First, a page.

Continue the heating and prising process one tile at a time until they have all been removed. It’s wise to work methodically, from left to right or vice versa, disposing of the lifted tiles as you go.
If you spot a large gloop of glue on the floor or wall, take your scraper and attempt to scrape it off while still warm. An old piece of timber or strong cardboard will be handy for removing this glue from your scraper!
Once all the tiles have been lifted and removed from the room, it’s time to assess the damage. What you do next will depend on your plans for your newly tile-free surface.
If you are re-covering the floor or wall, either with fresh peel and stick tiles or alternatives, it’s not always necessary to remove every last scrap of adhesive. However, you will need to achieve a reasonably smooth surface so focus your attentions on any major lumps and use a scraper to get rid of them. A light sanding should sort minor glue spots. Any holes or patches of lifted plaster should be remedied using a suitable filler.
Some people choose to scatter baking soda over the floor and then vacuum to blot any remaining stickiness before new flooring is installed. This is a smart move if you are laying carpet, click-fit laminate or fresh peel and stick tile.
In the case of ceramic/porcelain tiles or any other flooring installed using wet cementitious adhesives, you will need to ensure the sub-floor is dust-free and non-porous, which means baking soda is out. ‘Instead, remove any remaining adhesive using a scraper tool. For the excess glue left behind, use a good quality specialist glue remover and follow the instructions supplied,’ advises Mike Head, director, Atlas Ceramics (opens in new tab).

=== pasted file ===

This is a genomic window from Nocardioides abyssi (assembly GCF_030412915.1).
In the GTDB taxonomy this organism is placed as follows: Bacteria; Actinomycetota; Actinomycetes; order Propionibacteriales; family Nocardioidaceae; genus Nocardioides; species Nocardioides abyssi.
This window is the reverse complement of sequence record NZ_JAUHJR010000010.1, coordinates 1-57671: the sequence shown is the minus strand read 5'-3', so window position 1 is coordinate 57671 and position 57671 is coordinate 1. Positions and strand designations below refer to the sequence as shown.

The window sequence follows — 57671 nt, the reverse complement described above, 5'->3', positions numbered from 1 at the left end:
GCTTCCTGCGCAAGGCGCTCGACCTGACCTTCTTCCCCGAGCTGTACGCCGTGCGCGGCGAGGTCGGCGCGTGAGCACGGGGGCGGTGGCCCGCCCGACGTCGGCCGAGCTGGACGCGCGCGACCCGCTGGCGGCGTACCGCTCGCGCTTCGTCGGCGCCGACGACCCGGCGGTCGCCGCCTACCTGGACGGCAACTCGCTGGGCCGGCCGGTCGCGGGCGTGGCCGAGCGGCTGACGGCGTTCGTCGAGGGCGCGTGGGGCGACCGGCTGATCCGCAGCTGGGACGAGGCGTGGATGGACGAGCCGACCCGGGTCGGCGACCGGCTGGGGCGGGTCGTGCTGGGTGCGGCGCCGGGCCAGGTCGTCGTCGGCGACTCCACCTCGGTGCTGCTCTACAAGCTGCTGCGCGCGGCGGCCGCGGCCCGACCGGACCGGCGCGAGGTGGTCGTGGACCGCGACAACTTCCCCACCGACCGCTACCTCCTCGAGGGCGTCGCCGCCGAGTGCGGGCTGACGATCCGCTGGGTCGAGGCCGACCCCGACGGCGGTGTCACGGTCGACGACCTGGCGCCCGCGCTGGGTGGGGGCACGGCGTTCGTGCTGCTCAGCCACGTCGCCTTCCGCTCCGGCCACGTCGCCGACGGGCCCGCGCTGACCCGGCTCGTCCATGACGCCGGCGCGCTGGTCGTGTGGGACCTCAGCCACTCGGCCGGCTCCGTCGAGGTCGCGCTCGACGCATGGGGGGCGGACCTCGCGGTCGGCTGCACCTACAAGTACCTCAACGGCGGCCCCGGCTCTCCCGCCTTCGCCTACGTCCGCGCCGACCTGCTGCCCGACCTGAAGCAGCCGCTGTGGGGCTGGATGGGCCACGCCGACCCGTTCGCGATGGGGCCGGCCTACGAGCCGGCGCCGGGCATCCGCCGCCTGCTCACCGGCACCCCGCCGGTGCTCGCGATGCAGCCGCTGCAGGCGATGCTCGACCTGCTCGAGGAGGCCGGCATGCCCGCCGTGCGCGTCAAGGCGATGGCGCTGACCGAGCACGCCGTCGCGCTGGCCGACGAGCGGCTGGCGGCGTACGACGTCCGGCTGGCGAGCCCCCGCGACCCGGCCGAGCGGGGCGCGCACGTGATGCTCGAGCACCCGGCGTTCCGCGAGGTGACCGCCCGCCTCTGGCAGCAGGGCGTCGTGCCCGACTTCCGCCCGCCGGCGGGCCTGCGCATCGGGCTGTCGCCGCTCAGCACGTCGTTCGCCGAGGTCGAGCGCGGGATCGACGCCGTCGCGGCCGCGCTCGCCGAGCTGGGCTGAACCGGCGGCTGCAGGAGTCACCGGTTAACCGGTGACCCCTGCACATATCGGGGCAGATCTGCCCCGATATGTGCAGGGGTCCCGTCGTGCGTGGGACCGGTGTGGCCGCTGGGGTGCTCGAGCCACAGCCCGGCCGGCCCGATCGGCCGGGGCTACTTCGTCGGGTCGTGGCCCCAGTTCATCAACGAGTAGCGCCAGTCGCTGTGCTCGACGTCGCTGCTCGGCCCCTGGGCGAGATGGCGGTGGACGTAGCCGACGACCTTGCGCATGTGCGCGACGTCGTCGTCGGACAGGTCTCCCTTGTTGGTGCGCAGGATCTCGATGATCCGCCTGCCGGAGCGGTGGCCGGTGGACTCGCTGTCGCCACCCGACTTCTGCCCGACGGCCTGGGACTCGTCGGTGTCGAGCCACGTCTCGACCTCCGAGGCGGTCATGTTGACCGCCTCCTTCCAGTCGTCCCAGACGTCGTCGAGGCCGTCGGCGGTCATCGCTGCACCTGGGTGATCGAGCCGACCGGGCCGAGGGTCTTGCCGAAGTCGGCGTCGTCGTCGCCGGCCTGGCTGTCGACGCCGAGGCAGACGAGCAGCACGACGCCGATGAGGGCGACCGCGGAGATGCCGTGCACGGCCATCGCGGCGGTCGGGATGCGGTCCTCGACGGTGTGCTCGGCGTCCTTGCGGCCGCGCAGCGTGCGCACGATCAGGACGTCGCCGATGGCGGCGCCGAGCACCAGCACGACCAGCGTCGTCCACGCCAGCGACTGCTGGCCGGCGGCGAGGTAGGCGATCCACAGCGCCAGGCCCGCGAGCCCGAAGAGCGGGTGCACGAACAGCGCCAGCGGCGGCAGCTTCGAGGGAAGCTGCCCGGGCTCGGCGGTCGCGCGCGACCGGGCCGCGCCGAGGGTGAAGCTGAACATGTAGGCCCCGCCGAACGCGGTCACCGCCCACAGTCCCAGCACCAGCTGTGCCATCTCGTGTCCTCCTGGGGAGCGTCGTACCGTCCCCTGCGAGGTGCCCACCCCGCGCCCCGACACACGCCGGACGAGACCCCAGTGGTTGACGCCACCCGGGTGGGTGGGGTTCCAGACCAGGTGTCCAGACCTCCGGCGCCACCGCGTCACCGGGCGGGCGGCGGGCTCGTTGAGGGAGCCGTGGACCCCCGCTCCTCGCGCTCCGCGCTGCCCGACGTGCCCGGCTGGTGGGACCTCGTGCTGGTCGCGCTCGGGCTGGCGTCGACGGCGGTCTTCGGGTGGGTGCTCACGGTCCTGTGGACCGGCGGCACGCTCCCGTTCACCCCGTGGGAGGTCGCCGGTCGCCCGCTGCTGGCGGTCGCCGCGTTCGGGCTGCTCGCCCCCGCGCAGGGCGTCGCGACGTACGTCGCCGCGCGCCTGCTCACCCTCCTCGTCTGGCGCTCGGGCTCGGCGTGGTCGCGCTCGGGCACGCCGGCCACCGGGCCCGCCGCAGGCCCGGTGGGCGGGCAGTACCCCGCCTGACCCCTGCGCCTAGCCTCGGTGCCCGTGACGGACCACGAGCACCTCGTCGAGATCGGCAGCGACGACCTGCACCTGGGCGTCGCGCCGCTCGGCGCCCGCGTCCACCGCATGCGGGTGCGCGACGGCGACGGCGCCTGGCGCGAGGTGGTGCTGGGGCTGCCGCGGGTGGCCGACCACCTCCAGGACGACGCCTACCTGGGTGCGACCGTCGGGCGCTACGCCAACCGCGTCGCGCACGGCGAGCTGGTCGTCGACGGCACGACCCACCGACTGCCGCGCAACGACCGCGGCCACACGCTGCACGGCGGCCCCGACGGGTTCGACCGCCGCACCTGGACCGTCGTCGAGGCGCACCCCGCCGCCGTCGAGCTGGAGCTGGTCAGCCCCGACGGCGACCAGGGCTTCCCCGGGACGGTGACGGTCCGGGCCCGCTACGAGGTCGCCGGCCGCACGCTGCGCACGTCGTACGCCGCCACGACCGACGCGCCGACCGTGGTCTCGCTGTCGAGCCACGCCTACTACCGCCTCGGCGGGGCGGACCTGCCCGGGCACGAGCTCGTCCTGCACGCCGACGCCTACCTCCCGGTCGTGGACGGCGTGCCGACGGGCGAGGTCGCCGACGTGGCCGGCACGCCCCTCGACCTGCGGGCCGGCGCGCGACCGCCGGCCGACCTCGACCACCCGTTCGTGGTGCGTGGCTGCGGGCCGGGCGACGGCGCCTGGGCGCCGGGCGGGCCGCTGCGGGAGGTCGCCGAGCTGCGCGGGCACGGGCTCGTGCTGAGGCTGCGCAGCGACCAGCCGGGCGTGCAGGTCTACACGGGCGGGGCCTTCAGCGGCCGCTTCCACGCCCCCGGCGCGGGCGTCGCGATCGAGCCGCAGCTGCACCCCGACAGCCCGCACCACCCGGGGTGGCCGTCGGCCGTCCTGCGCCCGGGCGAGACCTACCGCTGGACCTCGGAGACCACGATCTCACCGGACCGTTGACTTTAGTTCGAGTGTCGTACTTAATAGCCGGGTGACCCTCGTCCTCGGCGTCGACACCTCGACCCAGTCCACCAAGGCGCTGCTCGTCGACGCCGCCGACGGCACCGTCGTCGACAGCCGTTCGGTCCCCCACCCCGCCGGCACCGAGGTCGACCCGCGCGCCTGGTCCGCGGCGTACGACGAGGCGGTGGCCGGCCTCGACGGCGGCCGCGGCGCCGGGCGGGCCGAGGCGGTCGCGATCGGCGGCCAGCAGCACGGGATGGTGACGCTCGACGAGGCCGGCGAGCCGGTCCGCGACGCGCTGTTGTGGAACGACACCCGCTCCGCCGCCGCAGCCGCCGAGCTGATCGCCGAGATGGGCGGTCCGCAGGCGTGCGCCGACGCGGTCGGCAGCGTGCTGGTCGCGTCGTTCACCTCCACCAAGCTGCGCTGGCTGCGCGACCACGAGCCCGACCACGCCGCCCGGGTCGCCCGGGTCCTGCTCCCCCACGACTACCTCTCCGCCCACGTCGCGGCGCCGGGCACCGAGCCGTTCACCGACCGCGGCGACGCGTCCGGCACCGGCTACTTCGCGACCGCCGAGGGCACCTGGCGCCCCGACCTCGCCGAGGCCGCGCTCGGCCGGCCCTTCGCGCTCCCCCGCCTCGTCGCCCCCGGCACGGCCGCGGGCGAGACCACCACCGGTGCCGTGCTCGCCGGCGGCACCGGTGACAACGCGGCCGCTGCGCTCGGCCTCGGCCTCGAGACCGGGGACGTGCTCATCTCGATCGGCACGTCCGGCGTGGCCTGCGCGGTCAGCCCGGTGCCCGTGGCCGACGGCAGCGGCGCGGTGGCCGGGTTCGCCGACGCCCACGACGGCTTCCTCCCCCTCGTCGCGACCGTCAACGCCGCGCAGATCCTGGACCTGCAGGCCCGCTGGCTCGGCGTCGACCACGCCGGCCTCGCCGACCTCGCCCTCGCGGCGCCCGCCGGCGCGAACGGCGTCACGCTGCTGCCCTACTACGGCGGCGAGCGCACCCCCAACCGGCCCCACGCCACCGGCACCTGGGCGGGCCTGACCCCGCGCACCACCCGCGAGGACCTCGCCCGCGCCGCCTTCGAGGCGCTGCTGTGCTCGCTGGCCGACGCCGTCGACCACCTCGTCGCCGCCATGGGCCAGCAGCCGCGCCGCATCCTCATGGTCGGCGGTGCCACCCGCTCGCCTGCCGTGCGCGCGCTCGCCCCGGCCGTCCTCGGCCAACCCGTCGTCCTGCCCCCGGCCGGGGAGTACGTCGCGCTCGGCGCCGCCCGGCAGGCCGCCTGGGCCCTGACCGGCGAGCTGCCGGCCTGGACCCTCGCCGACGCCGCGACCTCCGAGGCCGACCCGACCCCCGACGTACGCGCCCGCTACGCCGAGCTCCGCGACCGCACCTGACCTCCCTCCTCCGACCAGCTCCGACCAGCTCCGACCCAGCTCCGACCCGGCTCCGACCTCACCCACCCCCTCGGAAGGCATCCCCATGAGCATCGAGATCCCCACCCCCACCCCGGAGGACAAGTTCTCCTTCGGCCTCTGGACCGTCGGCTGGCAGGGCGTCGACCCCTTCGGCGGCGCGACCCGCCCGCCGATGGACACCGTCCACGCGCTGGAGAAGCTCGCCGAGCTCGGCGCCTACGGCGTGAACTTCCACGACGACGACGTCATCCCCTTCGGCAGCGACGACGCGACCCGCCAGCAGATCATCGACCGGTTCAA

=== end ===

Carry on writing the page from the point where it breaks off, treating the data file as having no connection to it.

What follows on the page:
Modern peel and stick tiles are designed to stick and stay stuck, which is one of the reasons removing them can prove tricky. You can expect peel and stick tiles to last at least five years, if not longer. The longevity of peel and stick tiles depends on several factors.
The quality of the product will have the biggest impact on lifespan, and if you are not aiming for a quick-fix solution, it does pay to invest more in high quality peel and stick tiles. Look for manufacturers that offer product guarantees as standard. Thickness is also a good indicator of quality, and it’s worth reading customer reviews, if possible, to check for complaints regarding tiles lifting or installation issues.
Many peel and stick tiles are not suitable for use in moisture-rich environments or anywhere they will come in direct contact with water, such as around a sink. Always check the manufacturer’s recommendations before you buy.
Peel and stick tile can usually be removed without excessive damage to the subfloor beneath. Any problems are likely to be caused by overzealous installation, whereby extra adhesive has been applied unnecessarily. There may also be issues if the subfloor has suffered water damage, with significant water (from a flooded washing machine for example) settling underneath the peel and stick tile.
As with any flooring removal, successfully extracting peel and stick tile without ruining the surface beneath is heavily dependent on just how sound that subfloor was in the first instance. A dry, level subfloor, with no weak spots or dust, should not be damaged when it is time to remove peel and stick tile.
The good news is that any damage should be minimal and easily resolved using basic filler – applied with a putty knife or trowel. For extra peace of mind before installing any new solid floor, many builders recommend applying a thin layer of levelling compound.